Berlin, Germany, history, Life in Berlin, News, politics

Pegida

Icky as it is, I’m going to have to touch the whole Pegida thing because I saw this BBC video yesterday, and it’s been bugging me ever since.

Unless you’ve been living in a vacuum for the last few months, you’ll know that Pegida, which stands for Patriotic Europeans Against the Islamization of the West (so wordy!), is a new movement that has been holding weekly marches in major German cities.

The group claims not to be racist or xenophobic, but like all “I’m not a racist but…” statements, there’s nothing not-racist about it.

Surprisingly, many people have turned out in support of Pegida. On Monday, about 18.000 people took to the streets of Dresden, while around 4,000 people joined a counter-demonstration. The group has not been as successful in other cities such as Berlin, where Pegida opponents outnumbered supporters.

The first guy in the video was predictable; “Germany for Germans” is a phrase you’d expect to hear at one of these things, along with the ‘no mosques’ stuff. Of course, he neglected to tackle details like how exactly one defines a German. Is it a race? What if you are of Vietnamese origin but have a German passport? What if you German but have converted to Islam? What if you are Turkish but support Germany in the World Cup? And what about that CDU politician who does a good job of pretending to be German, but with a name like David McAllister, has to be Scottish?

And what happens when all the non-Germans leave? The country would shrivel up and die – literally. Germany’s aging population means that the meagre working population would collapse trying to support all the pensioners. In fact, immigration is the only sensible way out of this problem. And what about Germans elsewhere? You can’t swing a cat in London without hitting one – should we gather them up and send them, kicking and screaming, back to the Fatherland?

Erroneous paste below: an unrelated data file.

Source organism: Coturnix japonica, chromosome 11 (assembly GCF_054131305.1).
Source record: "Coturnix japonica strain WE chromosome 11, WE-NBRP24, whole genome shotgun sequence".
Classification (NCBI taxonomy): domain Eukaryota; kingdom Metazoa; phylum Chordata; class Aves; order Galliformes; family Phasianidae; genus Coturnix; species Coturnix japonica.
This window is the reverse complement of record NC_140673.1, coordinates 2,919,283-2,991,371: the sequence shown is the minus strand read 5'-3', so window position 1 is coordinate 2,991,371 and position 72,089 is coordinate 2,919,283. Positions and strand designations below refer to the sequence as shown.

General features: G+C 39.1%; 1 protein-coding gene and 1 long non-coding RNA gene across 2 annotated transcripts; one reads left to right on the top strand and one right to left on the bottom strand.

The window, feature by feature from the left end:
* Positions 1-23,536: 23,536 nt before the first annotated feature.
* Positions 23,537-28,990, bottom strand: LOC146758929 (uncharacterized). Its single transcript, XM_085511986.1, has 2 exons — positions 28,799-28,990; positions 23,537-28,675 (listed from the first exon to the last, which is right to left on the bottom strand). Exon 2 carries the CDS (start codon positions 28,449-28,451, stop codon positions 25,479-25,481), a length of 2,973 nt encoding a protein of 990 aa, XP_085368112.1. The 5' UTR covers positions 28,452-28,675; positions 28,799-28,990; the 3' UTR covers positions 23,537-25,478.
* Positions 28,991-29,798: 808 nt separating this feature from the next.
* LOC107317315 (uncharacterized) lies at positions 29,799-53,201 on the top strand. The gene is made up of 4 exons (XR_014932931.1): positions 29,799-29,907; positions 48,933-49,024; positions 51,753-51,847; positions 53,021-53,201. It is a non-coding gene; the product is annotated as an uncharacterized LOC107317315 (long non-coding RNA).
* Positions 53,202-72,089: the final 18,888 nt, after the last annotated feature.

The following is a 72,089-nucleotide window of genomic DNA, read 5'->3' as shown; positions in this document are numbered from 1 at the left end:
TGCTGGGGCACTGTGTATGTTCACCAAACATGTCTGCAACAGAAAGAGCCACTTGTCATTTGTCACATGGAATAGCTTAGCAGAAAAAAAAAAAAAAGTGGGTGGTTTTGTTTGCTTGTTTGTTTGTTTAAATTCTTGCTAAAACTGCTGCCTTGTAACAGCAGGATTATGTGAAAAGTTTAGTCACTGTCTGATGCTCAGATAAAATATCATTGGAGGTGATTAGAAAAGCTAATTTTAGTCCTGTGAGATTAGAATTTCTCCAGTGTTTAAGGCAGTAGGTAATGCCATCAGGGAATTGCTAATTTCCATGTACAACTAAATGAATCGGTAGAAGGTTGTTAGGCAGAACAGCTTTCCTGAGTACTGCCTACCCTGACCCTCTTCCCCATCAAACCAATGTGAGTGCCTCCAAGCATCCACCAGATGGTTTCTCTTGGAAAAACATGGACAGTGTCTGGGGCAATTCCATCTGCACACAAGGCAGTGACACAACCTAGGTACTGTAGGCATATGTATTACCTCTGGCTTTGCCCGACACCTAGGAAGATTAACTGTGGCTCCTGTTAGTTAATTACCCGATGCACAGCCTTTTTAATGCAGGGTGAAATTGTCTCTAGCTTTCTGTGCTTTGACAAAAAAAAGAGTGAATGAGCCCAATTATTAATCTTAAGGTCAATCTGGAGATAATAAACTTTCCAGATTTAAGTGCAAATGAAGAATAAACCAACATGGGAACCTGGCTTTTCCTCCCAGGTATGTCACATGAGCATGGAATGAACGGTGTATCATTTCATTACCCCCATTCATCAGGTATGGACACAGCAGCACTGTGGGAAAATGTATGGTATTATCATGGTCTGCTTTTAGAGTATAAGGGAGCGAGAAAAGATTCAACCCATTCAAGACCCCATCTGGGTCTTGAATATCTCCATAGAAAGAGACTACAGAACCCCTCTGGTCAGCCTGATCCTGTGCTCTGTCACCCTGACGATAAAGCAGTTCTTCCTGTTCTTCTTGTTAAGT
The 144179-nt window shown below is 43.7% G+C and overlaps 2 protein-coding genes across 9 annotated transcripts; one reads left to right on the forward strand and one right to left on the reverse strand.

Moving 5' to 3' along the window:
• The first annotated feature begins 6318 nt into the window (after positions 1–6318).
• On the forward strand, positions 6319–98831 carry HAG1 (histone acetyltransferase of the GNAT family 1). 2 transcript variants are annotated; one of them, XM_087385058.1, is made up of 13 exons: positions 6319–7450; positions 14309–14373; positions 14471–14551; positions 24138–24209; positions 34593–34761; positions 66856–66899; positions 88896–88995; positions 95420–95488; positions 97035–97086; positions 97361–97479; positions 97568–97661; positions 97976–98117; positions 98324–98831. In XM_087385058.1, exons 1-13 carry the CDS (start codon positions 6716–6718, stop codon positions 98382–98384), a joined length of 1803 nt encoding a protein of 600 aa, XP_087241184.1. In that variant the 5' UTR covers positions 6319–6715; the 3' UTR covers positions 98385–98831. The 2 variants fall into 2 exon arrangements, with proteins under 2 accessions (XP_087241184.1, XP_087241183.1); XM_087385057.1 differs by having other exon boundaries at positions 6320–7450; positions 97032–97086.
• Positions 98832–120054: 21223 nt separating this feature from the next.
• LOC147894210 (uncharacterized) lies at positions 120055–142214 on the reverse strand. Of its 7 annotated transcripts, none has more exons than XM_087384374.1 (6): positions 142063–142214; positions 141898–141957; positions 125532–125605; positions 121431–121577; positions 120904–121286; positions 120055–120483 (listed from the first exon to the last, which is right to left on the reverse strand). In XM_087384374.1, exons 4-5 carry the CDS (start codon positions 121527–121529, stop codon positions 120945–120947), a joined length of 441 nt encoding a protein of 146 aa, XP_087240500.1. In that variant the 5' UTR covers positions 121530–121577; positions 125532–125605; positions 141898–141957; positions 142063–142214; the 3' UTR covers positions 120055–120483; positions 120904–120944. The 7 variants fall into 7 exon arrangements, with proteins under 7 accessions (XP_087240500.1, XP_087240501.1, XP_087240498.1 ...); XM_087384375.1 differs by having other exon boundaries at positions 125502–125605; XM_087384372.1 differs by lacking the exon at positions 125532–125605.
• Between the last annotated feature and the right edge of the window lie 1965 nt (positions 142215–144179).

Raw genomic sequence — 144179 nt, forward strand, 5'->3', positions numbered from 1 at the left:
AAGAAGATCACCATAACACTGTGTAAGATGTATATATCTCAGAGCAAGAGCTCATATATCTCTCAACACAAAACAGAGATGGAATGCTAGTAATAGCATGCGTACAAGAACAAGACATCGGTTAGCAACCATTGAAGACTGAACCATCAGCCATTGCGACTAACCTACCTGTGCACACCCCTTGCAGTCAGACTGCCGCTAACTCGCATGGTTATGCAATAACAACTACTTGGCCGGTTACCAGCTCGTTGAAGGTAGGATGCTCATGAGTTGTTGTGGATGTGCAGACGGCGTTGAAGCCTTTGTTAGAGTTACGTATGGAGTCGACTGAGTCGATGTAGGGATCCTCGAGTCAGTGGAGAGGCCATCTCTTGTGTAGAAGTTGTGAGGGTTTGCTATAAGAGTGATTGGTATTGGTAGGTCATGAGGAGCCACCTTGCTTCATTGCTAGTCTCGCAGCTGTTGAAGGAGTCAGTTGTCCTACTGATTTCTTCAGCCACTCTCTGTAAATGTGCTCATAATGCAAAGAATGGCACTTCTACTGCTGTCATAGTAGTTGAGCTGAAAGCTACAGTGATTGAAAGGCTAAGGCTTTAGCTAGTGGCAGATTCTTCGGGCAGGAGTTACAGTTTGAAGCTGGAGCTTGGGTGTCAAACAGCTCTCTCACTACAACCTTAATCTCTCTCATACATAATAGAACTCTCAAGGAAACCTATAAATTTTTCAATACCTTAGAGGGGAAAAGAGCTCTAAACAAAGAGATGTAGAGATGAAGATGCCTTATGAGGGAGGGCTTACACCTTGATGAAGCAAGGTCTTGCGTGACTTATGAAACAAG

I recently visited The British Museum’s Germany: Memories of a Nation exhibition (visited by Merkel today), which illustrates that defining Germany is a shifty business too. The German Nation was originally an idea, consisting of many different territories and peoples, ranging from Austria and the Czech Republic to parts of Romania. Clearly, the mapped boundaries of Germany were questionable to Hitler, who figured that Poland was part of German territory. By reverse logic, should Germany accept Polish, Czech and Romanian immigrants?

And about the mosques – should the constitution upon which modern Germany is founded, which guarantees freedom of religion and freedom from religious discrimination, be re-written? Anyway, I’m sure the nice man has thought it all through. He’s grand. What stunned me was the woman talking about her four daughters with long blonde hair.

It reminded me of a propaganda photograph I saw at the Topographie des Terror in which a Jewish man who had a Christian girlfriend was forced to hold a sign saying he raped a Christian girl.

The idea of the purity of one’s women being polluted by outsiders is a primitive narrative. It is the oldest fear-mongering tactic in the book. It was used in the United States to justify lynchings in the South and now, in Germany, it is toppling out of an articulate woman’s mouth – without any shame or awareness of what she is actually saying.

So why the rise of Pegida? It could be down to timing; Germany’ s recent intake of more immigrants than ever before coupled with sufficient time passing since the war might mean that people no longer feel there is a stigma attached to marching in the streets, waving German flags and expressing such views.

In theory, the Germany was supposed to be ‘de-Nazified’ after the war, but a look at Topographie des Terror exhibition demonstrates that this was not the case; judges, politicians, and civil servants remained in their positions for the most part, and there was a real reluctance to dig up the past and prosecute war criminals.